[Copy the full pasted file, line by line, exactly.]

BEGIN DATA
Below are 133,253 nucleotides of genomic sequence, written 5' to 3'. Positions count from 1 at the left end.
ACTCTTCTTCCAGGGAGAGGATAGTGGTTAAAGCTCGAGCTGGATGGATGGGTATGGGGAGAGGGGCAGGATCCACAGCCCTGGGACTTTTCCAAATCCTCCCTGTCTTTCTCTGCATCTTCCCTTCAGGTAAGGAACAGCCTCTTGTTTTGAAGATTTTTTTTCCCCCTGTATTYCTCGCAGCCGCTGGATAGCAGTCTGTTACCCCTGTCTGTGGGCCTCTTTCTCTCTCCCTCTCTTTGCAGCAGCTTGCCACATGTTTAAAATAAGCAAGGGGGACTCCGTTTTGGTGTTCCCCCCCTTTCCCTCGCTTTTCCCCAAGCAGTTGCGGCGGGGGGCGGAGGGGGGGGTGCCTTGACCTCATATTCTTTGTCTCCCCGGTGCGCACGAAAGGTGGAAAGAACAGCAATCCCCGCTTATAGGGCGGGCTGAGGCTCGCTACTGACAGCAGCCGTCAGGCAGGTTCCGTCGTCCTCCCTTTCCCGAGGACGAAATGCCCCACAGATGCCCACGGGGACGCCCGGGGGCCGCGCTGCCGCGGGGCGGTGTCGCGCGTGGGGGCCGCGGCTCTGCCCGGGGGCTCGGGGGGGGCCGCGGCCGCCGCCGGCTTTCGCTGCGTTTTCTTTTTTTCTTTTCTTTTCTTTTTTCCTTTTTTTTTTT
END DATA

Below are 133,253 nucleotides of genomic sequence, written 5' to 3'. Positions count from 1 at the left end.
ACTCTTCTTCCAGGGAGAGGATAGTGGTTAAAGCTCGAGCTGGATGGATGGGTATGGGGAGAGGGGCAGGATCCACAGCCCTGGGACTTTTCCAAATCCTCCCTGTCTTTCTCTGCATCTTCCCTTCAGGTAAGGAACAGCCTCTTGTTTTGAAGATTTTTTTTCCCCCTGTATTYCTCGCAGCCGCTGGATAGCAGTCTGTTACCCCTGTCTGTGGGCCTCTTTCTCTCTCCCTCTCTTTGCAGCAGCTTGCCACATGTTTAAAATAAGCAAGGGGGACTCCGTTTTGGTGTTCCCCCCCTTTCCCTCGCTTTTCCCCAAGCAGTTGCGGCGGGGGGCGGAGGGGGGGGTGCCTTGACCTCATATTCTTTGTCTCCCCGGTGCGCACGAAAGGTGGAAAGAACAGCAATCCCCGCTTATAGGGCGGGCTGAGGCTCGCTACTGACAGCAGCCGTCAGGCAGGTTCCGTCGTCCTCCCTTTCCCGAGGACGAAATGCCCCACAGATGCCCACGGGGACGCCCGGGGGCCGCGCTGCCGCGGGGCGGTGTCGCGCGTGGGGGCCGCGGCTCTGCCCGGGGGCTCGGGGGGGGCCGCGGCCGCCGCCGGCTTTCGCTGCGTTTTCTTTTTTTCTTTTCTTTTCTTTTTTCCTTTTTTTTTTT